One of the hottest events in the capital markets now is Bitmain's massive IPO. Valued at a whopping $18 billion, the mining giant is expected to outshine even Facebook's $16 billion IPO price tag. While it is extremely impressive to have built such a behemoth in such short time, new disclosures are making investors nervous.
Bitmain is hodling nearly $600 million in Bitcoin Cash
(CCN, by Josiah Wilmoth)
"Notably, Bitmain appears to be methodically liquidating its BTC holdings, even as it deepens its stake in bitcoin cash. Bitmain had about 22,000 bitcoins at the end of March, down from more than 71,500 in Dec. 2016. This does not necessarily mean that Bitmain is trading BTC directly for BCH, but it does suggest that it is selling bitcoin to cover the expenses associated with its acquisition of BCH through other means, such as mining and ASIC sales."
A BCH update: Bitmain, BCH, the IPO & what it all actually means
(Crypto Herpes Cat)
"It is impossible for Bitmain to divest their BCH holdings onmarket. Full stop. The BCH markets are not liquid enough to absorb the amount of coins Bitmain is still holding (probably around 700k or so now). There is no BCH OTC market to speak of (it’s minuscule compared to BTC OTC). Grayscale already created the BCH investment trust so that’s one available option already burned. Bitmain is stuck with these coins or they risk dumping the entire market and hurting the coin permanently."
Commentary on Bitmain's operating cashflow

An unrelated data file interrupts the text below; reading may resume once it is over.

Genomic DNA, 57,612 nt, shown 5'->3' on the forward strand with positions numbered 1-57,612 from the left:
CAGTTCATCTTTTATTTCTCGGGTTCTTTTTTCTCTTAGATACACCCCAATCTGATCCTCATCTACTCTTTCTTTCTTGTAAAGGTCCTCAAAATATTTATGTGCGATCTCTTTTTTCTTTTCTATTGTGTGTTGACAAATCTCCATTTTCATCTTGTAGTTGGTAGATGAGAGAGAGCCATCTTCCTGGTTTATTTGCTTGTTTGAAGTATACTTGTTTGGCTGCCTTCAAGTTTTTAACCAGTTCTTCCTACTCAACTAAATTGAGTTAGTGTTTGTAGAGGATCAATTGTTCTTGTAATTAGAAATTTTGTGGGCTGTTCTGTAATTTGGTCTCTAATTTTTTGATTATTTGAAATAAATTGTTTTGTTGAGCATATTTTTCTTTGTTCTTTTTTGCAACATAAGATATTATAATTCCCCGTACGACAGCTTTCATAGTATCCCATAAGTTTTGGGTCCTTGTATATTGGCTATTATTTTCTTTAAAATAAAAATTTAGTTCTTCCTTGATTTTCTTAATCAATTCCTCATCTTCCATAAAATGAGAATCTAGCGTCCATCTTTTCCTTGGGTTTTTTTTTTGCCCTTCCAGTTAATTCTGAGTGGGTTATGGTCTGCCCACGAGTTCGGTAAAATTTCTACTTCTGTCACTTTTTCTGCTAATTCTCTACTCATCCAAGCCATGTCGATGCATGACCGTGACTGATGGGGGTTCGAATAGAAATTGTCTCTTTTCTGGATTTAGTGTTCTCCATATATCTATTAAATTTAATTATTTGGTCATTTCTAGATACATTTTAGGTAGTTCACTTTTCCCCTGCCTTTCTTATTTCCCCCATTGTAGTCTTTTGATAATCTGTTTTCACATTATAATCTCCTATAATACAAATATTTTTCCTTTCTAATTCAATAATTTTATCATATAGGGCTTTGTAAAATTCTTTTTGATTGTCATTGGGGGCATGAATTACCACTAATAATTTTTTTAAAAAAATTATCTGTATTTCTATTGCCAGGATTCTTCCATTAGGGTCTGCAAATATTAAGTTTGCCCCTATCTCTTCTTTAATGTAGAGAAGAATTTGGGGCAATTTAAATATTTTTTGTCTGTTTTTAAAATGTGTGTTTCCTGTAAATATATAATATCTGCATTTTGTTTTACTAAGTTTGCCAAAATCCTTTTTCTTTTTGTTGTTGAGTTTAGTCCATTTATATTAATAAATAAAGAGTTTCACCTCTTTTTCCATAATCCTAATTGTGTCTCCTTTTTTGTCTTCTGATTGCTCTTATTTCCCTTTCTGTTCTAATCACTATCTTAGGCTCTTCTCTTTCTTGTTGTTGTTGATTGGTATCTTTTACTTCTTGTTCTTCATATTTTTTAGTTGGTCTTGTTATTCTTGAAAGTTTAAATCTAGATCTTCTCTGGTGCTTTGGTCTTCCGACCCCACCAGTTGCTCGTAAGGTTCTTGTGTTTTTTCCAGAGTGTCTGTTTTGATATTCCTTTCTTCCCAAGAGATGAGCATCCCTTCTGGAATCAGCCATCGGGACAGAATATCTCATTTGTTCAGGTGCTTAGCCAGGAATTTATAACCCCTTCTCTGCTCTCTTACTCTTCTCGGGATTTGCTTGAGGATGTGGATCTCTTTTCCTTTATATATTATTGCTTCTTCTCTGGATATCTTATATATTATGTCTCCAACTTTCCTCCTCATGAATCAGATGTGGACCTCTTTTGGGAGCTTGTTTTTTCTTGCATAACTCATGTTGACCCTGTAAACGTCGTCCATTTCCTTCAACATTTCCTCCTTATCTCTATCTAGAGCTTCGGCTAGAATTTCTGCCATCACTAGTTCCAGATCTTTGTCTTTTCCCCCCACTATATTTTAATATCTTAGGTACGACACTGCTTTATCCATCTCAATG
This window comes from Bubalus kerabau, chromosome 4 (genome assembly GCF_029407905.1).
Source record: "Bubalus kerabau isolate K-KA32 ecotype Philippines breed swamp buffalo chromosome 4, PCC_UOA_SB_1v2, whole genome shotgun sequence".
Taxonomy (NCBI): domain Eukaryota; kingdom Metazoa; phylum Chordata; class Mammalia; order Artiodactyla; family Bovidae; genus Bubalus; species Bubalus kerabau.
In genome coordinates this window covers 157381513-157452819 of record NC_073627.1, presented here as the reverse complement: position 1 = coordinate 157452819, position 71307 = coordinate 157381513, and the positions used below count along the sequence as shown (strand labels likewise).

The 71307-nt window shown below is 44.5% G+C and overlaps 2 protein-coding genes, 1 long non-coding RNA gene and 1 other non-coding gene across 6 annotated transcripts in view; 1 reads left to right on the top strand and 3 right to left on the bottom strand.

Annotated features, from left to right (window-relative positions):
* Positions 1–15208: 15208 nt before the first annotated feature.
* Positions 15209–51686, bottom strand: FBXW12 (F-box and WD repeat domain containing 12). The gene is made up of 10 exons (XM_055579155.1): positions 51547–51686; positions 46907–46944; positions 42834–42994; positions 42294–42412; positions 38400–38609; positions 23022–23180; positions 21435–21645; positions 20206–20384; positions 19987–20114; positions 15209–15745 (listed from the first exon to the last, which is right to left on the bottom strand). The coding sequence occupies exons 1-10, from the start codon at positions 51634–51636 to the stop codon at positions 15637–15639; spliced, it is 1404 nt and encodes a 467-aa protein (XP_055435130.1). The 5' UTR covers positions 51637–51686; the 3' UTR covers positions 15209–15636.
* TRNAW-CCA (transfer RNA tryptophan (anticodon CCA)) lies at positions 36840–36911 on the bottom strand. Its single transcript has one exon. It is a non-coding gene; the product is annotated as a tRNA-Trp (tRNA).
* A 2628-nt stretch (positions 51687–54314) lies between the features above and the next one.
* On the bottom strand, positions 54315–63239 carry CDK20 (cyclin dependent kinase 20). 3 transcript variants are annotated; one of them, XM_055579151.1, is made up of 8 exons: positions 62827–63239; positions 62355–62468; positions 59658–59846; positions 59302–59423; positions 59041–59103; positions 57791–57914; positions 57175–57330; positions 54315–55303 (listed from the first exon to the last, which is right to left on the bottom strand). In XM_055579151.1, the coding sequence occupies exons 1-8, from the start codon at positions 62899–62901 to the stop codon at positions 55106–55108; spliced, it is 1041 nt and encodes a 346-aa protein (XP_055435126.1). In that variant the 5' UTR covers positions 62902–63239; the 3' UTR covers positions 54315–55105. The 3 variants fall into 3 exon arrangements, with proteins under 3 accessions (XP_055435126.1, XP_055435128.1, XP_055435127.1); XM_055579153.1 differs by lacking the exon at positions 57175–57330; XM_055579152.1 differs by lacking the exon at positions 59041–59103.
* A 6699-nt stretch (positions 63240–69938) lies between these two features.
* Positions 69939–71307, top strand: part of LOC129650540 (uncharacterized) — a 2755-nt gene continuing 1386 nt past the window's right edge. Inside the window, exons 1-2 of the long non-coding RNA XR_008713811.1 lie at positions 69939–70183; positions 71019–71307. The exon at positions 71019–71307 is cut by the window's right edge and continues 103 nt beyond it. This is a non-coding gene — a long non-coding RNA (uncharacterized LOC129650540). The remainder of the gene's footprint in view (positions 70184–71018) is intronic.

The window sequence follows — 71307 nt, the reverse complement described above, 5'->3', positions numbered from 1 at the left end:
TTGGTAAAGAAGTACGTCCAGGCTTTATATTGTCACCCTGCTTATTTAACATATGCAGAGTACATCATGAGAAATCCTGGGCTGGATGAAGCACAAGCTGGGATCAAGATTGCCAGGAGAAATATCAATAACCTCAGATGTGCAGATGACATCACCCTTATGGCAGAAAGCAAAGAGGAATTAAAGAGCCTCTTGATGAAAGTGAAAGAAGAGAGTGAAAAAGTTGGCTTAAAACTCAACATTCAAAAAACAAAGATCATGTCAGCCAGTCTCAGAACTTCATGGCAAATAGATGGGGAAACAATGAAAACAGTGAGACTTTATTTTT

The business model of crypto-wallets
(Hackernoon, by Ouriel Ohayon)
"Before we start: crypto wallets are generally free software or mobile apps that enable you to manage your crypto funds: host, send, receive and public/private key management. If you ask me, they all look like fax machine but some are very popular and even making serious money. So how is that possible?"
Universal method to sort complex information found
(Quanta Magazine, by Kevin Hartnett)
"In this new work, the computer scientists began by stepping back from the pursuit of specific nearest neighbor algorithms. Instead, they asked a broader question: What prevents a good nearest neighbor algorithm from existing for a distance metric?"
Commentary on "fat protocol"
Ether tumbles as concern increases that ICOs are cashing out
(Bloomberg, by Camila Russo and Olga Kharif)
"Pressure from ICOs cashing out is compounding with generalized bearishness in the cryptocurrency market, with market capitalization dropping to about $200 billion from a high of over $800 billion in January, on concern about tightening regulation and slow adoption."
Cryptocurrency exit scams have conned people out of almost $100M
(Hard Fork, by Matthew Beedham)
"Exit scams continue to plague the ICO space as there is little by means of regulation to ensure the legitmacy of projects being listed, afterall there are no legal obligations in this arena to deliver a product once you have raised secured funding. It’s pretty much a digital wild west as far as the law is concerned."
Not all governance is voting
"Governance is not a feature, it is a complex system. Voting is just one (optional) part of that system and does not itself lead to strictly better governance (though it can). A project can have strong governance without voting and a project with voting can have terrible governance. We should be wary of projects that claim decentralized governance solely based on their voting feature and instead seek to understand all sources of influence across the decision-making process."